"Sometimes I'll say: "I don't think you need a website," says Ian. "It could be a plasterer, and I'll say: 'Actually, you're too busy. You're running 150%. Why would you want a website?' They'll reply: "Dunno, I just thought that was the thing to do?' And I'll say: 'No, you just don't need one.'
"Because I don't want to take their money if it's not going to help them," continues Ian. "But then, maybe there'll be something else I can help them with, like software or social media. Or maybe by saying that, I'll get three other clients. Because he goes away and tells other people: 'I've been told by the website company I don't want a website!' And they'll come to us because they know they won't get the hard sell."
In short, by being radically honest, you may have missed out on a project – but only for now. The trust you'll have built will pay in spades down the line.
4. What are you too busy with?
Another question that will give you a greater understanding of your client is: 'What are you too busy with?' This question will prompt them to talk about other issues with the business that didn't come under the question about 'problems'... but are still problems that need solving, just less urgent ones. This, in turn, may open doors to work they hadn't previously considered asking for.
"The answer to this question could be as simple as: 'I'm sick of my phone ringing'," says Scott. "So the solution might be setting up web contacts so people can contact you through a form, email, or something along those lines." But if you don't ask the question, you may never know there's a problem to solve in the first place. And because it's harder to win new clients than keep existing ones happy, you should always be thinking about where you can add value and continue to help in future.
5. Where are you wasting time and money?
'Where are you wasting time and money?' is similar to questions two and four, but takes a different angle that may unearth extra issues the client hasn't mentioned up to now. Also, emphasising the client losing money is a subtle way to upsell your services without being pushy. (You're not trying to screw more cash out of them, you're trying to save them cash overall.)
"For us, saving money is a great argument for building an automation," says Scott. "Because some of these software solutions that we build are very expensive. So one of the questions we'd ask around would be: 'Who does this currently?' And it could be a single person doing a repetitive job. In which case: yes, ten grand is a lot to pay for software, but if that saves you 25 grand a year on a wage, it's not really a lot of money at all."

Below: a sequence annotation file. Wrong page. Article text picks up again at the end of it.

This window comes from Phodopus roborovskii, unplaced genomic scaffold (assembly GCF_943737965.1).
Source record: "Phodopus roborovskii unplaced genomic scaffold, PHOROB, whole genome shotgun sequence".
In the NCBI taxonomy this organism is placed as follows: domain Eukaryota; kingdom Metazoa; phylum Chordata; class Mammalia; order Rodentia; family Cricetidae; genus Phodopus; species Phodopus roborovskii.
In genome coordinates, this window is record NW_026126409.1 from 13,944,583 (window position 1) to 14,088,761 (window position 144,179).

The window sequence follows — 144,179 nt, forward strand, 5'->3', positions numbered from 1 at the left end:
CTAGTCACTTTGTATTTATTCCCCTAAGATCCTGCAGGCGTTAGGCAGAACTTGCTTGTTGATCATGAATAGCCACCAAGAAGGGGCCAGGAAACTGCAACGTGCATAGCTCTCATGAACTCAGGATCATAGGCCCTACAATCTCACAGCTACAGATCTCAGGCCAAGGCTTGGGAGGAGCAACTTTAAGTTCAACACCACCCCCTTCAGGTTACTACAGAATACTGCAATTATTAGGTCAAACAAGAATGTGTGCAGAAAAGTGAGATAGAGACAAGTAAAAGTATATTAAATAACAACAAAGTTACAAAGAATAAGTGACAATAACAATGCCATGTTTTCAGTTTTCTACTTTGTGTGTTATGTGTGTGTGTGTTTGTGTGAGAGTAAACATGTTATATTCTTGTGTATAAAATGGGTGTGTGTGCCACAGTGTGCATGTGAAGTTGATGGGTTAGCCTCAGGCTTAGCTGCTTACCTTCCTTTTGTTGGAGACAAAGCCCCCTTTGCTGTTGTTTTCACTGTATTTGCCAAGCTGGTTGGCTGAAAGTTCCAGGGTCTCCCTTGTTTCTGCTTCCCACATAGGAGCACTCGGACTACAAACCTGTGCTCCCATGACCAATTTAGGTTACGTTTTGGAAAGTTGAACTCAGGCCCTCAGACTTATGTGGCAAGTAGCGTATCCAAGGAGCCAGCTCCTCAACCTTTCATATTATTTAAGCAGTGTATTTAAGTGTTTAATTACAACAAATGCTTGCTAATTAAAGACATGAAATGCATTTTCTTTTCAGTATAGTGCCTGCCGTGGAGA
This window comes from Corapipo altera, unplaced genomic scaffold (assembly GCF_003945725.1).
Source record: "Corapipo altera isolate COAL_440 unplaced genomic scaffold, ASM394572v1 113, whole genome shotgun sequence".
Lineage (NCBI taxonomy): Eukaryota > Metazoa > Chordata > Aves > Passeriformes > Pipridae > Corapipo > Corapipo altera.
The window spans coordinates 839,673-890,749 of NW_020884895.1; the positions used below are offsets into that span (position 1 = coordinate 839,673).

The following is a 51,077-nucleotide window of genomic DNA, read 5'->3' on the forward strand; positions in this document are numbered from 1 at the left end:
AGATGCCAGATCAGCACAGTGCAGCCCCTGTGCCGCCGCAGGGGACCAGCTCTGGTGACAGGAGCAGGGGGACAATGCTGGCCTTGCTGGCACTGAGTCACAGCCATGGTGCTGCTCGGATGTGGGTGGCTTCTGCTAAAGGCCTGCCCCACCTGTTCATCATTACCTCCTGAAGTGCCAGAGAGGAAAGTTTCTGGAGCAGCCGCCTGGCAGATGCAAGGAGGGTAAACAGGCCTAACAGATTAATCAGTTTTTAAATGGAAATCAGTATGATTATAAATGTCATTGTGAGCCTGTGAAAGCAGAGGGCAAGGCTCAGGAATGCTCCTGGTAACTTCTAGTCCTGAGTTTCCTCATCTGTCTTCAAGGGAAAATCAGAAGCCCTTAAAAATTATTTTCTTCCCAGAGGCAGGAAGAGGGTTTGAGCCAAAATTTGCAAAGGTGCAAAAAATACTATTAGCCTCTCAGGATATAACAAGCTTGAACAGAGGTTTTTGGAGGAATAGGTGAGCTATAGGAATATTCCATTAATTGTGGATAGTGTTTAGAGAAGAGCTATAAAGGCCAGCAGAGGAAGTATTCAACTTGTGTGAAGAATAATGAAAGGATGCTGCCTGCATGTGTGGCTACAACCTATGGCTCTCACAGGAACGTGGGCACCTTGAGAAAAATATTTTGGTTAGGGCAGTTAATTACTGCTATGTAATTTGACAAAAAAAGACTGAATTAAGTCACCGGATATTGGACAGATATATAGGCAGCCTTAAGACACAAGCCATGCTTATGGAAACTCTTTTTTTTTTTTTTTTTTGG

There are two parts to this. Firstly, there may be ways you could save your clients time and make them more efficient. For example, you might help automate something on their website or create a new CMS that makes content updates to their website a breeze. Secondly, could you save them money directly – for example: help them review their apps that push their social media marketing or suggest a better-priced printer for their mailers?
6. What would 'perfect' look like right now?
The questions so far have all focused on the client's current needs. But if you want to build a long-term relationship, it's worth looking to the future too. The question "What would 'perfect' look like right now?" is a great way to uncover their hidden wants and desires and really give you something to get your teeth into.
Asking this question is a way to keep your hat in the ring; essentially, you're saying: 'How else can we help?'. Or, as Ian puts it: "What are you doing every day that's a time thief? Could a system do it? Could we build a system in the backend of your website to do that?"